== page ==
Public Security Authorities Look to Minimize Terror Attacks
   2014-05-07 09:57:43    CRIENGLISH.com      Web Editor: Fei

State Councilor and Public Security Minister Guo Shengkun paid a visit to a railway station in Changsha, capital of central China's Hunan province on 6 May, 2014. [Photo: weibo account of the Changsha police] 

Related: China Releases 1st National Security Blue Book

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Three senior officials from China's Ministry of Public Security inspected railway stations in Changsha, Beijing and Shanghai respectively late Tuesday, in the aftermath of a violent attack at the Guangzhou railway station earlier the same day, the third similar incident this year in the country.

State Councilor and Public Security Minister Guo Shengkun paid a visit to a railway station in Changsha, capital of central China's Hunan province on Tuesday night.

The same night, Fu Zhenghua, deputy-minister with the Ministry of Public Security and director of Beijing's Public Security Bureau, visited four major railway stations in Beijing.

Liu Yanping, another deputy-minister, also inspected a railway station and a transport hub in Shanghai, as well as Suzhou railway station, which is located around 100 kilometers from the Shanghai city center.

The three senior officials all urged police to upgrade security in populous areas, in order to establish a quick response system to emergencies.

Liu also strengthened the importance of security for the upcoming Conference on Interaction and Confidence-Building Measures in Asia (CICA), which is expected to be held in Shanghai on May 20 and 21.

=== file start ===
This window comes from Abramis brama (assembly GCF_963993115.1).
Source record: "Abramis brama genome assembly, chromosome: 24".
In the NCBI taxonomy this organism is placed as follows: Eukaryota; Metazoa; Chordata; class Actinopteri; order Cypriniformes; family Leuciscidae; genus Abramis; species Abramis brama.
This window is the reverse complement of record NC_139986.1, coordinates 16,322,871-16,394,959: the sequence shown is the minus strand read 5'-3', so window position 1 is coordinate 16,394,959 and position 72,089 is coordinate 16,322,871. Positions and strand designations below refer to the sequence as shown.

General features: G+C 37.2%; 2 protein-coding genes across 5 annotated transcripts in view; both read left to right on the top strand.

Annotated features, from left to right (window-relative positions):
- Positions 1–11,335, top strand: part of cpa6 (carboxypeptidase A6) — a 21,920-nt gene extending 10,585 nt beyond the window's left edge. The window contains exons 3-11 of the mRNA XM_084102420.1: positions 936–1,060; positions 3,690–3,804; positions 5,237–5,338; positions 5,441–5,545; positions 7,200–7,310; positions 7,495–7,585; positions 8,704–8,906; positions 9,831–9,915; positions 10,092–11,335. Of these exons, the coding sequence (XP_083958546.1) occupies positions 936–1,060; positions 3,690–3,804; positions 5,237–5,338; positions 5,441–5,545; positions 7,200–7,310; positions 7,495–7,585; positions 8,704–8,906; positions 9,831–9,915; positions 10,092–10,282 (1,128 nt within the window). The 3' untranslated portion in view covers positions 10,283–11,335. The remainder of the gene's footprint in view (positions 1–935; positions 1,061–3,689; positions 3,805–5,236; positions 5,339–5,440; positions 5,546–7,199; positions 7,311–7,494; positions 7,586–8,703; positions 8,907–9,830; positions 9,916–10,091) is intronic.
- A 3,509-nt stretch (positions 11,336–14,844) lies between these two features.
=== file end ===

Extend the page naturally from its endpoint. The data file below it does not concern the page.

Meanwhile, Meng Jianzhu, head of the Commission for Political and Legal Affairs of the Communist Party of China Central Committee, vowed that law enforcement agencies and judicial departments will deploy new technologies to detect and remove security threats.

Violent terrorism is among the biggest security threats for China, says Feng Zhongping, deputy director of the China Institute of Contemporary International Relations.

New defense systems and effective early-warning mechanisms are also called for by the China National Security Research Report.

Within the first half of this year, China has witnessed violence at different railway stations targeting ordinary people.

On April 30, three people were killed and 79 injured in an attack at a railway station in Urumqi, capital of the Xinjiang Uygur Autonomous Region in northwest China.

March 1, assailants killed 29 civilians and injured another 143 at a railway station in the southwestern city of Kunming, Yunnan province.

The two incidents have been confirmed as terrorist attacks.

On Tuesday morning, a male suspect carrying a knife attacked 6 people at a railway station in the southern Chinese metropolis of Guangzhou. The motive for this attack has yet to be confirmed.

In addition to incidents at train stations, according to the country's newly released national security blue book, the China National Security Research Report, 10 terrorist attacks happened in China during 2013.  

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